I differ with you about Pollock – the key factors are that 1) He did it first and 2) The Monkey’s just wouldn’t be the same. The interesting thing to think about is why that is.

      At the end of the day, all paintings are daubs of disconnected colour organised into shapes and sequences. Some of these end up resembling “the last supper”, some are simple blocks of colour, some seem random and chaotic. But they actually form one, seamless spectrum and somewhere in there you will find beauty and order.

  19. Re: Marla Ormstead… it’s a fascinating question.

    Is a child capable of producing art which has meaning? Would it still be art if the daughter is merely the means of the parent expressing himself? Maybe it’s just an extension of holding the paintbrush himself, but channelled through another medium in the child that brings naivety and a random element. And of course an undertone of manipulation, exploitation, the smell of lucre missed amongst the oils.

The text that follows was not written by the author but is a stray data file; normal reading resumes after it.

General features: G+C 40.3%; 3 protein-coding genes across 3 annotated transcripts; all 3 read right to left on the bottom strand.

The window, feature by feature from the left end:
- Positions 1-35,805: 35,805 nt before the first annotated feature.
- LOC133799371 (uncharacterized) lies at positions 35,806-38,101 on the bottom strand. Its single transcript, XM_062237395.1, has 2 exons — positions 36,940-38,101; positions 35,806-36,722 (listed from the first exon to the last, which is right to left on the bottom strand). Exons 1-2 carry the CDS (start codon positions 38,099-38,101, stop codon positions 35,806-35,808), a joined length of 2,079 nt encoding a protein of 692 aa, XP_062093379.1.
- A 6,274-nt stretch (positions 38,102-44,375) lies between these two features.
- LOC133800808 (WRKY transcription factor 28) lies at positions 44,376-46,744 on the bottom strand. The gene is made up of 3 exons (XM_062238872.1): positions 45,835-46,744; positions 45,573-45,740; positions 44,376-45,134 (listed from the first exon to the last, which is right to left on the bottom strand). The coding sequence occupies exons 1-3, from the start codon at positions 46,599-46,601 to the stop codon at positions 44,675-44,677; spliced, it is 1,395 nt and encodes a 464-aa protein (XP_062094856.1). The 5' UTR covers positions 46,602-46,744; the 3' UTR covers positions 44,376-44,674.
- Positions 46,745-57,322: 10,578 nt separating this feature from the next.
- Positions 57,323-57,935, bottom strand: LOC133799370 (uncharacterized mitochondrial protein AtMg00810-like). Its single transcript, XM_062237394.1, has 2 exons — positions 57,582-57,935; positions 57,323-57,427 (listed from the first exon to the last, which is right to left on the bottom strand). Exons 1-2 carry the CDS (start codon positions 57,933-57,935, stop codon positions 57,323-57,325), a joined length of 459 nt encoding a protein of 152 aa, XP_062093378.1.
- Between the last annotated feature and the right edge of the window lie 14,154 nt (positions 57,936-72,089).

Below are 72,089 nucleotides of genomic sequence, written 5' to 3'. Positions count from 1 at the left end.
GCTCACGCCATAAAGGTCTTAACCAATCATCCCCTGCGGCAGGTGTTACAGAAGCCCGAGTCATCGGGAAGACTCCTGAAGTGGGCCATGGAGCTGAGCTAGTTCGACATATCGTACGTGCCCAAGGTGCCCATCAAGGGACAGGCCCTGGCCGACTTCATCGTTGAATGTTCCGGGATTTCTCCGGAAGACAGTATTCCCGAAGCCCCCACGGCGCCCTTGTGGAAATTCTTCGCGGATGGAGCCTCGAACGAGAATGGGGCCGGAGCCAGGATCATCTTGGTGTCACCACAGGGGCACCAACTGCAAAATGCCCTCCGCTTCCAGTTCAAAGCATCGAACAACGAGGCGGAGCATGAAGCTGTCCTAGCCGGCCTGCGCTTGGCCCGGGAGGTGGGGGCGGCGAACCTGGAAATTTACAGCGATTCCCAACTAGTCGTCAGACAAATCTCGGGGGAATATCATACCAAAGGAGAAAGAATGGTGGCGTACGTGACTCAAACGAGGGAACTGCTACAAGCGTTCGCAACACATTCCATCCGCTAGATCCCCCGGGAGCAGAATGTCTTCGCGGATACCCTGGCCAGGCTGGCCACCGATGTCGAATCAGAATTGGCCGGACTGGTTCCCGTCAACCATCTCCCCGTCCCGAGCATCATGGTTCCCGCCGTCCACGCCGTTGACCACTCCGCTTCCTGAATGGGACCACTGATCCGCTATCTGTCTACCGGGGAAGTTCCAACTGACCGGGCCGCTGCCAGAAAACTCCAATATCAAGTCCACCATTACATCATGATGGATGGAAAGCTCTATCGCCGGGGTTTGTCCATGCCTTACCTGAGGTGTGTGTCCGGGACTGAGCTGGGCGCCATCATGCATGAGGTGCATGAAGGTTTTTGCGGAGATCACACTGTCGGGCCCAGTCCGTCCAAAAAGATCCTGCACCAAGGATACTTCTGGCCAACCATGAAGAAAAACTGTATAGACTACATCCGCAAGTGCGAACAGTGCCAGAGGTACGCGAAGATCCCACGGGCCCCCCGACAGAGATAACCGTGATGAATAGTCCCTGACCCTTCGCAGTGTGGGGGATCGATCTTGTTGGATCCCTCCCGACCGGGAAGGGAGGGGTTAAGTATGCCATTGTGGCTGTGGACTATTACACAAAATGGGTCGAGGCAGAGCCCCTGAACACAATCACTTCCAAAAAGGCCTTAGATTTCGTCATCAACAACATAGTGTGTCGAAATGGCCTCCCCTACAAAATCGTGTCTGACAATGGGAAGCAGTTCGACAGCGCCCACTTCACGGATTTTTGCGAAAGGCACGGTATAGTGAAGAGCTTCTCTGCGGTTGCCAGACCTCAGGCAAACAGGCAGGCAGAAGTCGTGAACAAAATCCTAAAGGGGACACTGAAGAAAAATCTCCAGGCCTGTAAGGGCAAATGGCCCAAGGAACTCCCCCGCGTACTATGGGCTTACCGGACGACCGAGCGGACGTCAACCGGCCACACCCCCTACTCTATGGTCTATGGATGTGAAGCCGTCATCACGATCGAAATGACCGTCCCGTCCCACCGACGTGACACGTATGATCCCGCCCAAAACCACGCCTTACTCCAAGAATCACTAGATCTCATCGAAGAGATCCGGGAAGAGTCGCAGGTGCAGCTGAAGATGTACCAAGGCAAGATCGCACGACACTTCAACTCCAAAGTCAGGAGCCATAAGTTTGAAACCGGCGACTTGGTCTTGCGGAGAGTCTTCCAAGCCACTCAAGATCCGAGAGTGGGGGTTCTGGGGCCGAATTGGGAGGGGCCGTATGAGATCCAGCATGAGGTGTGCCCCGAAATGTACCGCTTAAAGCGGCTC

Does art change when you know who produced it? Is this form of free expressive art anything more than “decoration”, something to fill the large empty walls of chic urban lofts?

    Beauty truly is in the eye of the beholder. If you like it, great. If it fails to move you, move on and find something that does. I guess the real test will be whether her art continues to attract attention when she matures and gains independence… an artist tends to be judged by a lifetime’s work.

    Oh and if you think “my daughter could paint that”, then why doesn’t she? You might find it’s not quite as easy as you think.

    1. Tim,

      I think that some just step in sh*t. Just take a look at the work of Jackson Pollock. Interesting but a monkey can do just as well.

      And don’t forget about Minimalist art where someone puts a toilet on display in a museum. Then people gather round and discuss how profound and deep it is.



  20. I love all forms of art, although rarely have the cashflow to purchase some of them!

    I want to share a link to a short 8 minute video of quite an amazing artist whose works I would like to hang on my walls.

    Click here.

    It reminds me of an ancient Greek saying that if horses could paint, they would paint God in the shape of a horse.

  21. I know next to NOTHING about art. Nothing!! Am not very familiar with Picasso, other than a few pieces that to me look like scribbles.